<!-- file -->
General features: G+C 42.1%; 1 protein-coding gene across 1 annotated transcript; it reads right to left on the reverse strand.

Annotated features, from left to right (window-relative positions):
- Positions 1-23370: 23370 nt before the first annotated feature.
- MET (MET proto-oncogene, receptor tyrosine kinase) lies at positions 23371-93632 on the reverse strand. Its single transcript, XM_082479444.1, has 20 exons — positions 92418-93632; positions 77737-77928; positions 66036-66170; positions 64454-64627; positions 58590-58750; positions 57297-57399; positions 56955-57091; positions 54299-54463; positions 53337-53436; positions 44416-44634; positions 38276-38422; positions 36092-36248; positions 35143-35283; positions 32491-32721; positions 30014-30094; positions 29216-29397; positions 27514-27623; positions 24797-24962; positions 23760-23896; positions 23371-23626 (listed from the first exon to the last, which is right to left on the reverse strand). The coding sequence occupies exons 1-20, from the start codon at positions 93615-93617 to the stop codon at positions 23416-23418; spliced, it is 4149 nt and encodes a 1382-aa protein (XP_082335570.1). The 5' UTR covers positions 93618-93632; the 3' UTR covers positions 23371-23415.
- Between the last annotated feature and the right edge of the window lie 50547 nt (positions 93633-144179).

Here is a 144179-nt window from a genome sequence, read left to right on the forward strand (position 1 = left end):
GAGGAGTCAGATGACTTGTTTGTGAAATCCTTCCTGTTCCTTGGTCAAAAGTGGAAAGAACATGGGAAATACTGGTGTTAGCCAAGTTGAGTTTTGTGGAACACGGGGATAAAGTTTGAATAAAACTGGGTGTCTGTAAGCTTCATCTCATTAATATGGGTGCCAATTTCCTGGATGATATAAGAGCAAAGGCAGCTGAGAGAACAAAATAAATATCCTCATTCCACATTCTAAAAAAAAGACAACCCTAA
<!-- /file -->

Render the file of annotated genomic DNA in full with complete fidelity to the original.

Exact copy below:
General features: G+C 42.1%; 1 protein-coding gene across 1 annotated transcript; it reads right to left on the reverse strand.

Annotated features, from left to right (window-relative positions):
- Positions 1-23370: 23370 nt before the first annotated feature.
- MET (MET proto-oncogene, receptor tyrosine kinase) lies at positions 23371-93632 on the reverse strand. Its single transcript, XM_082479444.1, has 20 exons — positions 92418-93632; positions 77737-77928; positions 66036-66170; positions 64454-64627; positions 58590-58750; positions 57297-57399; positions 56955-57091; positions 54299-54463; positions 53337-53436; positions 44416-44634; positions 38276-38422; positions 36092-36248; positions 35143-35283; positions 32491-32721; positions 30014-30094; positions 29216-29397; positions 27514-27623; positions 24797-24962; positions 23760-23896; positions 23371-23626 (listed from the first exon to the last, which is right to left on the reverse strand). The coding sequence occupies exons 1-20, from the start codon at positions 93615-93617 to the stop codon at positions 23416-23418; spliced, it is 4149 nt and encodes a 1382-aa protein (XP_082335570.1). The 5' UTR covers positions 93618-93632; the 3' UTR covers positions 23371-23415.
- Between the last annotated feature and the right edge of the window lie 50547 nt (positions 93633-144179).

Here is a 144179-nt window from a genome sequence, read left to right on the forward strand (position 1 = left end):
GAGGAGTCAGATGACTTGTTTGTGAAATCCTTCCTGTTCCTTGGTCAAAAGTGGAAAGAACATGGGAAATACTGGTGTTAGCCAAGTTGAGTTTTGTGGAACACGGGGATAAAGTTTGAATAAAACTGGGTGTCTGTAAGCTTCATCTCATTAATATGGGTGCCAATTTCCTGGATGATATAAGAGCAAAGGCAGCTGAGAGAACAAAATAAATATCCTCATTCCACATTCTAAAAAAAAGACAACCCTAA